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Now that we are off para anchor we are finally heading in the right direction. We have made slow progress south, before entering some strange currents and winds. We seemed to be going in a figure of 8 at one stage. Quite disheartening. I wondered if our GPS navigation was broken, but it wasn't. We really were slaloming around the ocean like Maureen from driving school - remember her 17 point turns? Now that we are through the Atlantic equivalent of the Bermuda Triangle we have a strong NE wind which is pushing us in the right direction. We also have a good following swell. Our speed has picked up accordingly and are now moving at 2 – 3 knots. What a pace. It’s electrifying!?

Back in the womb

Having this really strong wind takes you to the point where you start to question if everything is ok. Then you look at James who is totally nonplussed and think, either he has no idea what we have got into, or that everything is ship shape and we are completely ok.

Whatever the case, getting back in the cabin changes everything. You have a surreal sense of being back in the womb. It feels nice and safe. We had to share cabins on the Para-anchor and sharing with James is quite an experience. Do you remember that film, ‘Bigfoot and the Hendersons’? Well sharing with James is like sharing with Bigfoot. He snores like hell and you can barely move. It was torture.  

The shift of doom

I am happier to be on the move, although we are still facing challenging conditions. There has been lots of rain. Scott and I renamed our last night shift ‘the shift of doom’. There was no moon, and therefore no light. Big waves crashed over the deck and over us constantly. We were soaked to the skin. Scott has been using swearwords with a vigour I never imagined possible. He spend most of the shift from midnight to 3am swearing at the sky. I won’t repeat his words but all I can tell you is the weather got better the next morning. Scott clearly has access to a higher power.  

At least we are in the tropics, how bad can it get? Well, how about hailstones? Oh yes sir, hailstones! So having been pummelled by wind, rain and hailstones I have a simple question - please can I have my money back?

Moment of reflection?

People have been talking about perspective, the bigger picture and the cause that we are representing. Please understand that I totally buy into it. It is crucial. But during last night, when it comes to ocean rowing, I forgot about all that totally.

Ocean rowing is not enjoyable at all. In fact, it’s shit. I just kept thinking - this is ridiculous! Scott and I were fearful for our lives at one point but then you would chat to James or Cayle and they are cool as a cucumber. Their sailing experience gives them, and all of us, a lot of confidence.

I just keep thinking about the line from Platoon, when they are about to see out a brutal tour and the guy says - “just get through the next 6 months and the rest of your life is gravy”.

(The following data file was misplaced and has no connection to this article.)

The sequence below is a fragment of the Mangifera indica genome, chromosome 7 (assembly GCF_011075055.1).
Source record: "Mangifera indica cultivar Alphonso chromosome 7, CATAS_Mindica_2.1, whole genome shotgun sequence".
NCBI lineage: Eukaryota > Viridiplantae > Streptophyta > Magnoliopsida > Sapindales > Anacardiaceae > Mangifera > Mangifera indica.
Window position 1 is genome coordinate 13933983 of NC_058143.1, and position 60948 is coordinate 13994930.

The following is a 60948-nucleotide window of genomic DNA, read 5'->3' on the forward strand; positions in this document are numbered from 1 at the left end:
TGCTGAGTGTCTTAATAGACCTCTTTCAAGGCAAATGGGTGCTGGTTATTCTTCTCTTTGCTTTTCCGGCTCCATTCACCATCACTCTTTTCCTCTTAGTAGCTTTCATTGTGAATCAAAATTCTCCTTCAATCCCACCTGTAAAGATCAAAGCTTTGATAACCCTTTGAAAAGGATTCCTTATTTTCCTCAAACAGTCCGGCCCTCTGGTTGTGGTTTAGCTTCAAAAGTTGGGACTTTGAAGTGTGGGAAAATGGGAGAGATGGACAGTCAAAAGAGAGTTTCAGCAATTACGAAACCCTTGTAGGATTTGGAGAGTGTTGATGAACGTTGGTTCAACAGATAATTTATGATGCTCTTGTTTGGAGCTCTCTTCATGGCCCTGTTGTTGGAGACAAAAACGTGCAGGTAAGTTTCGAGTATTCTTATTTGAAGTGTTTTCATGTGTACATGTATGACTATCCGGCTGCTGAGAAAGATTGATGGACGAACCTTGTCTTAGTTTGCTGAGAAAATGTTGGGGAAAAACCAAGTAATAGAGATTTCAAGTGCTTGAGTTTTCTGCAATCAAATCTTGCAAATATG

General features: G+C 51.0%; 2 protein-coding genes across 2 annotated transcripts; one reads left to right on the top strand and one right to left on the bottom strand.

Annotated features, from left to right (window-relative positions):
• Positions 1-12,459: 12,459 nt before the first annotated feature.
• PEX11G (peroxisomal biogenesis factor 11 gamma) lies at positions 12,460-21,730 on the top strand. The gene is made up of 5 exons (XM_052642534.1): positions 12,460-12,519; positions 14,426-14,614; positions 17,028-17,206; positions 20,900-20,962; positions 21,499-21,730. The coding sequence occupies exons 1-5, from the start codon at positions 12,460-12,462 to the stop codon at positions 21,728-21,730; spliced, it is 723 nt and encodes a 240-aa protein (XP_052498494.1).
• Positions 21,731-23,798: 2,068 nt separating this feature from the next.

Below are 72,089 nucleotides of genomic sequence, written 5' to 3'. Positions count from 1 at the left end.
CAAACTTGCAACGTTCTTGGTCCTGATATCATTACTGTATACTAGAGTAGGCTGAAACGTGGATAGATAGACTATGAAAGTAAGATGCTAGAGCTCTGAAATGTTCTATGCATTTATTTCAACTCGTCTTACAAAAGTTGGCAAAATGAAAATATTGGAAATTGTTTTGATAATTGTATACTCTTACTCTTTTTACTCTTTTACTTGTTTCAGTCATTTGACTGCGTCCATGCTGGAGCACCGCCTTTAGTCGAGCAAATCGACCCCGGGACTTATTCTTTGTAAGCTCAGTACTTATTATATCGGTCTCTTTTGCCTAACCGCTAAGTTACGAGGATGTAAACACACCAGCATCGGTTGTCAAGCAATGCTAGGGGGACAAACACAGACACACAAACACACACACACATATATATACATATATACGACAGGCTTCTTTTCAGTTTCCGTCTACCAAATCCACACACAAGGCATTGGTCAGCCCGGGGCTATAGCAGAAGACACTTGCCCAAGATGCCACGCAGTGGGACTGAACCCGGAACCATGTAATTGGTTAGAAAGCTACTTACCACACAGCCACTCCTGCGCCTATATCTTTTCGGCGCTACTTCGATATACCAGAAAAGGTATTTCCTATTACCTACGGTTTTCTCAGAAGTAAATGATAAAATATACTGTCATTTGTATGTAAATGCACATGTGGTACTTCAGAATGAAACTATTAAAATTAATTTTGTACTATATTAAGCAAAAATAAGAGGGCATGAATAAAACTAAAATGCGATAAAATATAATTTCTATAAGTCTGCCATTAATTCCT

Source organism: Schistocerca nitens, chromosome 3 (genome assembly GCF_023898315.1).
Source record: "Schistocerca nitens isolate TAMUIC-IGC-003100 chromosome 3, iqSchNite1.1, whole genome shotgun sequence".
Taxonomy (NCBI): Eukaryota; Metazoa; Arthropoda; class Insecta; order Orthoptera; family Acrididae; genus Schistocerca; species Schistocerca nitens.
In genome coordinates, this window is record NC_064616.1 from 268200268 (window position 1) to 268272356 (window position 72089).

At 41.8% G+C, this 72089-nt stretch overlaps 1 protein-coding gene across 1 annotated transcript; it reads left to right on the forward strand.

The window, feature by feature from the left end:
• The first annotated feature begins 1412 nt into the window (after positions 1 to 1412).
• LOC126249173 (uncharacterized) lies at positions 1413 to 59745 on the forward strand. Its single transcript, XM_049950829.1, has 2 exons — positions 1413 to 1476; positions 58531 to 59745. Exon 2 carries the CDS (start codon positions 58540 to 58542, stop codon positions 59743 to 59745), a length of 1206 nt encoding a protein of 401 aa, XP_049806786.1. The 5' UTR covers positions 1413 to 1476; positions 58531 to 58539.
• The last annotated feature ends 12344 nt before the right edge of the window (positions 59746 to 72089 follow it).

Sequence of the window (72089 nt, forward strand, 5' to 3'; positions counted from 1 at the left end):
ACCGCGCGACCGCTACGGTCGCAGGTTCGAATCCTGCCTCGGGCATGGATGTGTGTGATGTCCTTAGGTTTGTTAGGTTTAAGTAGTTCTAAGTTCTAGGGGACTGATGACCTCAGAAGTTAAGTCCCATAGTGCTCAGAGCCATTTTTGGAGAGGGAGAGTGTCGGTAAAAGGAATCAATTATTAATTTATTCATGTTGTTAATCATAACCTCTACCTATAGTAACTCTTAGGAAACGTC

And with that, we fight on!

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After a frustrating last 24 hours or so we began today with slow conditions and not much visibility. It was quite squally, with little rain showers coming and going, but things cleared quite abruptly around 8am and suddenly we could see land. After being hidden in the mist it appeared out of nowhere and it seemed really close! This last stretch was totally different to the first half of the race. For so much of this crossing the weather has been horrific, I have never experienced anything like this. Yesterday morning at 8 am marked the first time in the entire race that we had a full 24 hours out of full foul weather gear and today is also the first day that an equipment failure would not be a cause for emotional devastation. I always thought that we would make it, but equipment failures could have slowed us down a lot. The thought of breakages always kept us on edge. But now we can finally enjoy the realisation that WE HAVE DONE IT!!!!!!!!

Read More | posted on Jan 21, 2014


It feels great to count down the hours and the miles. It is a big morale boost to know that we are almost there. For most of the crossing I had felt confident that we would make it but we did have a few scares. When the auto-helm broke I did worry that we would be down to one rower for the whole crossing. One rowing and one hand-steering would have been a horrible routine. Luckily we managed to fix it. But the most important bit of equipment is my leg - it has never let me down.

Read More | posted on Jan 20, 2014


Hard as it is to believe, this is my final blog! It has been a moment to reflect on an extraordinary 7 weeks at sea and an even more extraordinary group of people. By that I mean not just the guys in the boat, but the many wounded persons that they represent. I have been thinking a lot about what this team has achieved and what we hope others can achieve. This project has been about setting a huge challenge, committing wholeheartedly to it and then facing every challenge head on in pursuit of our goal. There have been no excuses only a choice to live this experience to its fullest and to take a positive attitude to all things. I hope that we have demonstrated that it is not what people see in you but what you go on to do that counts. I want to thank to all those who have personally supported me – you know who you are. There were a few people who said it could not be done. Oh dear… you will have to kiss my nappy-rash!

Read More | posted on Jan 19, 2014